Date of Award
Master of Arts
Second language (L2) learners preparing for academic study in English-speaking universities face major challenges in acquiring needed vocabulary that classroom study cannot fully overcome. According to recent second language vocabulary acquisition (SLVA) research, learners must deeply process target vocabulary in comprehensible contexts appropriately spaced over time. However, effective materials facilitating such encounters outside the classroom are rare. This paper reports the results of a usability study for the researcher's learning system called DAVI (Developing Academic Vocabulary Independently), a system designed in light of the SLVA literature to help students independently acquire Academic Word List (AWL) vocabulary. DAVI uses Microsoft Excel-based vocabulary study pages that seek to encourage learners to manipulate target vocabulary in meaningful tasks, including Google searches within learner-friendly websites. Chinese students studying in an intensive English program at the high-intermediate level used a pilot version of DAVI during fall 2009, providing data to the teacher-researcher by such means as her observation of participants' use of the system, learners' DAVI assignment uploads, and a final questionnaire. These data were used to determine whether students thought DAVI benefited their vocabulary acquisition, how the way in which they used DAVI may have affected their vocabulary acquisition, and what vocabulary study methods they prefer. Results suggest that the present version of DAVI was too technologically challenging for participants and violated their preferences for more traditional methods of vocabulary study. Results also indicated web-based vocabulary development resources for students at this level are inadequate, suggesting that a Learner-Comprehensible corpus be built specifically to support AWL acquisition.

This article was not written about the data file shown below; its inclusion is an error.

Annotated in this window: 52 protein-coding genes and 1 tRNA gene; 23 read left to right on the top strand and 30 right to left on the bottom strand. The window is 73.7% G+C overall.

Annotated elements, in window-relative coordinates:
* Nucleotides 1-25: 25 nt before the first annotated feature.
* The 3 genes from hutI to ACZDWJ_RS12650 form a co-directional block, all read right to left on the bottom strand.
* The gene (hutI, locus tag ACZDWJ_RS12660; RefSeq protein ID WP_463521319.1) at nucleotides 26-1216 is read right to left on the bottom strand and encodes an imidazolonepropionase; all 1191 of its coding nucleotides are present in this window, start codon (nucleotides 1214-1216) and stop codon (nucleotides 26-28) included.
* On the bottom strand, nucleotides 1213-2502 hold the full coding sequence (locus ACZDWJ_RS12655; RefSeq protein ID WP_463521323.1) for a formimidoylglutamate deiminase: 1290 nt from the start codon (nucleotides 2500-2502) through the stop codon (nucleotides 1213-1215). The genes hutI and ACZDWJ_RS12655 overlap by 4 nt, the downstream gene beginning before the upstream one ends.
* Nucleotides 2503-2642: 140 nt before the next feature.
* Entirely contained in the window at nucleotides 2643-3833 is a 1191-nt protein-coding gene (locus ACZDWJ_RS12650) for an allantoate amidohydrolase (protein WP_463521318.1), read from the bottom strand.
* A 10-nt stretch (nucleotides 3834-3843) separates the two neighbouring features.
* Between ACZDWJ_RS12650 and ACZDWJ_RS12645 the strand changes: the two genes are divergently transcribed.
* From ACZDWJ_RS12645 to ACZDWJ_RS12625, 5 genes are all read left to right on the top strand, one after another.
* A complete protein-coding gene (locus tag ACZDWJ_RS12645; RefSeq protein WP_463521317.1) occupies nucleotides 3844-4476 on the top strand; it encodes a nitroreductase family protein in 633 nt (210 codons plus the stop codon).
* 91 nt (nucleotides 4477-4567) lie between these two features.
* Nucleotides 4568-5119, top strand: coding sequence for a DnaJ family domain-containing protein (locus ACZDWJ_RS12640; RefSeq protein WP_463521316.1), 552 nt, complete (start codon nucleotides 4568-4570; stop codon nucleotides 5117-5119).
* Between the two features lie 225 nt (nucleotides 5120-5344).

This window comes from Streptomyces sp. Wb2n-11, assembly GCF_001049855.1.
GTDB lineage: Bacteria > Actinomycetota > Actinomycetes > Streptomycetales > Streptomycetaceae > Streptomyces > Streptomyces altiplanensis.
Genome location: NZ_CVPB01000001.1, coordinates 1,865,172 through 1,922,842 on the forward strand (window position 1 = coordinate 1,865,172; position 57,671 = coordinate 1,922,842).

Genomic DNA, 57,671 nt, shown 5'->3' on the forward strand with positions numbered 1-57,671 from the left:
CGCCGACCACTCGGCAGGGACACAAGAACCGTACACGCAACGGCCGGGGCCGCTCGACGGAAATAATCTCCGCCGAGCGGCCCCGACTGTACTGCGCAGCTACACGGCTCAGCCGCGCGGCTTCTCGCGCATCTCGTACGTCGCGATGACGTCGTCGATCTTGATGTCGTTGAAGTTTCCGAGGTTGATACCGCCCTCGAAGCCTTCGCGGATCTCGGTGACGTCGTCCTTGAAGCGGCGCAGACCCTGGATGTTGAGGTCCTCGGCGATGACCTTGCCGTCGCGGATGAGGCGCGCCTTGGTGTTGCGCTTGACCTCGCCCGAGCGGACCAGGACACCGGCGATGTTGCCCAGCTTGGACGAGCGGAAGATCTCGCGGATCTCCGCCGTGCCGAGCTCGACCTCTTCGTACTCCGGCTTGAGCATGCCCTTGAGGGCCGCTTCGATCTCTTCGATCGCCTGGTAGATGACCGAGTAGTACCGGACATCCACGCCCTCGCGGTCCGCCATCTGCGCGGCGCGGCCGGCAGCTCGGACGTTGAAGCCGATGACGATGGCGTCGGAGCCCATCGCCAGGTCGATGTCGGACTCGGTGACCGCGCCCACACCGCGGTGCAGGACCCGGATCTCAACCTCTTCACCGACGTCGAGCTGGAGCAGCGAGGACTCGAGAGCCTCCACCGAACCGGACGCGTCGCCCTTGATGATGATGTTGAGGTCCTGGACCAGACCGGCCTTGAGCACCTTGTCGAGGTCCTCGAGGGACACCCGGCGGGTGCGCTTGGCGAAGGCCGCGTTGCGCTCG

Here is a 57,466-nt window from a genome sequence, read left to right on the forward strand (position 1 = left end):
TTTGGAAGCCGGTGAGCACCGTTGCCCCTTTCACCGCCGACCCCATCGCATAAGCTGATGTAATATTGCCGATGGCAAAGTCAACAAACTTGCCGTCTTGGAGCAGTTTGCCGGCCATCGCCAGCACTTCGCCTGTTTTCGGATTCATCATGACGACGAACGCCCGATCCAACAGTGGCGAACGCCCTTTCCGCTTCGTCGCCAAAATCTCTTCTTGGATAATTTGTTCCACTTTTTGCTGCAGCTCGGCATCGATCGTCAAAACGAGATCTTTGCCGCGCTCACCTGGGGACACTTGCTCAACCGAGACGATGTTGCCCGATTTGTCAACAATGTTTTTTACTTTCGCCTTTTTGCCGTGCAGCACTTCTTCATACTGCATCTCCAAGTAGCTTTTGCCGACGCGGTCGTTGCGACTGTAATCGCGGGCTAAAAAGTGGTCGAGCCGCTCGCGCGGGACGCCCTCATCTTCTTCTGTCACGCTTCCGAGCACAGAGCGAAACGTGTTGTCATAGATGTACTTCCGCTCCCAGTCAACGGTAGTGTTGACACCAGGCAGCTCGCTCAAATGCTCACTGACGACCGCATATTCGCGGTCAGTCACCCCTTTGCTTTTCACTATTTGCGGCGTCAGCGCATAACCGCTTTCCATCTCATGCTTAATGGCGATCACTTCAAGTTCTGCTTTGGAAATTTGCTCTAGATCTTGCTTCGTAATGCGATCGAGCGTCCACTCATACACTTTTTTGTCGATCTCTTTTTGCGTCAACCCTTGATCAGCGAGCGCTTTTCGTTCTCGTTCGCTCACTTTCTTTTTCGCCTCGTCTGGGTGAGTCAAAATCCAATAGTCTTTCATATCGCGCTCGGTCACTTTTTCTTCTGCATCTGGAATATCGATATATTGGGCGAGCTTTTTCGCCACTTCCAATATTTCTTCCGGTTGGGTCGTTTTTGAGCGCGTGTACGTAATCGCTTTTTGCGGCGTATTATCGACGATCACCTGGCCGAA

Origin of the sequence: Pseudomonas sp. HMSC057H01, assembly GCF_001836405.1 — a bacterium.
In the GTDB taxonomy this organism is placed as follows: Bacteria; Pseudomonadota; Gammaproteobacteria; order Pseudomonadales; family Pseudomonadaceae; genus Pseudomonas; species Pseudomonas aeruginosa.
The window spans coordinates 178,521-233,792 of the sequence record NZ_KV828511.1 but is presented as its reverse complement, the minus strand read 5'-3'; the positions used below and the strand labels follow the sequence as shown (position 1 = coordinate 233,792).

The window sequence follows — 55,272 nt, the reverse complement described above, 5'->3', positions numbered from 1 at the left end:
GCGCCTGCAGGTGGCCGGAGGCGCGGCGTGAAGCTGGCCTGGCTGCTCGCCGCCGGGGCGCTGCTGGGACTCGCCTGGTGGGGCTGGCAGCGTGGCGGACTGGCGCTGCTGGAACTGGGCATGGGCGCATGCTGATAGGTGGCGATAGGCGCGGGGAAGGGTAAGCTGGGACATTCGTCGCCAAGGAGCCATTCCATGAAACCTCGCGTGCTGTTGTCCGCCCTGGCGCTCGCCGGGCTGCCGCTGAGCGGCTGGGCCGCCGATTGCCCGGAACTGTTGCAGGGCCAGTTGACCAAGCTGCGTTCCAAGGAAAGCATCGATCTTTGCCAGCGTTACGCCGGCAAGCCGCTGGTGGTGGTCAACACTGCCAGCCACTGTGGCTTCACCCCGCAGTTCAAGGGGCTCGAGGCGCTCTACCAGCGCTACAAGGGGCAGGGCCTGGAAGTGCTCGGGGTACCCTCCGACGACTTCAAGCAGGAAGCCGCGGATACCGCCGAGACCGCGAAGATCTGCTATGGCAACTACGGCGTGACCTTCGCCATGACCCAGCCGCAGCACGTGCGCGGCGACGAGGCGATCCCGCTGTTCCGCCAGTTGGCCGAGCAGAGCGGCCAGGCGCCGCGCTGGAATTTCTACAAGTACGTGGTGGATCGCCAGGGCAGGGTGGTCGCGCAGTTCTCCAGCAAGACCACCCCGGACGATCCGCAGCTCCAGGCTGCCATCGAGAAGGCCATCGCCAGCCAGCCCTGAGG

Richards, Monica, "Developing Academic Vocabulary Independently (DAVI): A usability study" (2009). Graduate Theses and Dissertations. 11160.